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Nation Topics - US Wars and Military Action

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The war with Iraq is part of a larger plan for global military
dominance.

A few months ago, novelist Alan Furst, in one of those New York
Times
"Writers on Writing" pieces, told how, on a magazine
assignment to the Soviet Union back in 1983, he suddenly discov

President Bush's recently announced strategic global doctrine, which for the first time justifies a preemptive US strike against any regime thought to possess weapons of mass destruction, makes a

On the eve of the October 2002 vote to authorize the overthrow the government of Iraq by military force, a plea to members of Congress to reject Bush's pre-emptive war went unheeded.

One year later, September 11 has certainly lived up to the early claim
of being a transformative moment, at least for Americans.

We're trying to survey all the many good ideas being tried outside the range of the Beltway pundits. So tell us about any local, state or municipal initiative in your area that you're excited about and think is worth emulating nationally.

 

A rebuttal to eight arguments put forward by proponents of an invasion of Iraq.

Why now? Why, one year after September 11, is the Bush Administration
attempting to overthrow decades of precedents and precepts of
international law, along with the best traditions of US foreign policy,
in a relentless push to war? As high-level officials try to sell the
Administration's case to the American people and the President prepares
for an appearance before the UN General Assembly, the White House
continues its attempt to restrict the debate on Iraq to details of
timing and tactics while ignoring the basic question of whether an
invasion of Iraq should be considered at all.

Elsewhere in this issue Stephen Zunes provides a detailed refutation of
the points the Administration has used to argue for war. The arguments
are debatable at best, spurious at worst--like the innuendo that Iraq is
linked to Al Qaeda (in fact, Osama bin Laden regards Saddam Hussein as
an apostate); that "containment has failed" (since the Gulf War, Iraq's
military capabilities have weakened significantly and the regime poses
little or no threat to its neighbors, who oppose invasion); or that
inspection cannot adequately determine whether Iraq is developing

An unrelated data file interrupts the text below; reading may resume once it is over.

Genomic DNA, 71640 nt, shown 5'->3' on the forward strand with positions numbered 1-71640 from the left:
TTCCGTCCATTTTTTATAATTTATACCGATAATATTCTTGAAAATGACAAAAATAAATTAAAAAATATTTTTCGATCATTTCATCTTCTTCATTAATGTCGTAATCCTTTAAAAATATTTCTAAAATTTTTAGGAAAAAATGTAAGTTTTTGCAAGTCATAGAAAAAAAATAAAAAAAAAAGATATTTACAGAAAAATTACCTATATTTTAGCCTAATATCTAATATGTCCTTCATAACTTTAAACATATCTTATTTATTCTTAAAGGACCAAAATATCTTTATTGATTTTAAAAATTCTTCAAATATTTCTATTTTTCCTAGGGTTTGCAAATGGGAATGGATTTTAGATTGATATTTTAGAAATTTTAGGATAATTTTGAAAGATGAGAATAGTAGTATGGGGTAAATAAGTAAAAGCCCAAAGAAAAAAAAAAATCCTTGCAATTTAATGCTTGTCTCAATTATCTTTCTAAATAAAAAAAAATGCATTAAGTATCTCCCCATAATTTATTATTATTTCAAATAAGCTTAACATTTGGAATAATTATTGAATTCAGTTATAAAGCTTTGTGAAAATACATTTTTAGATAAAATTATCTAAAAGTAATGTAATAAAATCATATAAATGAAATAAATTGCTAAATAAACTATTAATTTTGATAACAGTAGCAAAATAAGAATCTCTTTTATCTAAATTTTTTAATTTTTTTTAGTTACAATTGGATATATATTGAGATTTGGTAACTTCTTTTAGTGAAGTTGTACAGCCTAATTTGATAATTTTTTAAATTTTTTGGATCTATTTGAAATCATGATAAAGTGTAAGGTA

weapons of mass destruction (from 1991 to 1998, inspectors destroyed
much of Iraq's stockpile of chemical and bioweapons). One could go on,
but the point is that all along, this Administration has followed the
Alice in Wonderland logic of the Queen: sentence first, verdict
later.

The White House has sought to justify the right to mount an attack by
the new Bush doctrine of pre-emption--or anticipatory self-defense. But
this country is a member of the United Nations, which was founded to
prevent wars of aggression. And under that body's charter, the United
States can use force only in response to an attack on itself, or if
approved by the Security Council. Otherwise, the Administration has no
right to take this country into war--or even to threaten the use of
force.

The Administration has found this doctrinal deviation a difficult sell
even among its closest allies and thus has begun to search for new ways
to bestow some international legitimacy on its actions. Hence the talks
with Prime Minister Tony Blair, out of which has come a plan for a
Security Council ultimatum to Saddam Hussein to meet British-American
terms unconditionally or face "severe consequences." In short, the
Administration, with British support, may have devised the perfect
pretext for war: a UN demand for the reintroduction of inspectors into
Iraq that Saddam will likely not accept. The Administration is hoping
its plan will provide enough of a UN cover to gain French, Russian and
Chinese support, or at least acquiescence.

Those who question the need or legitimacy of a war against Iraq should
not be fooled. What incentive does the Administration's commitment to
"regime change" give Iraq to readmit inspectors, especially when the
inspectors could, like the last group, use the inspections for US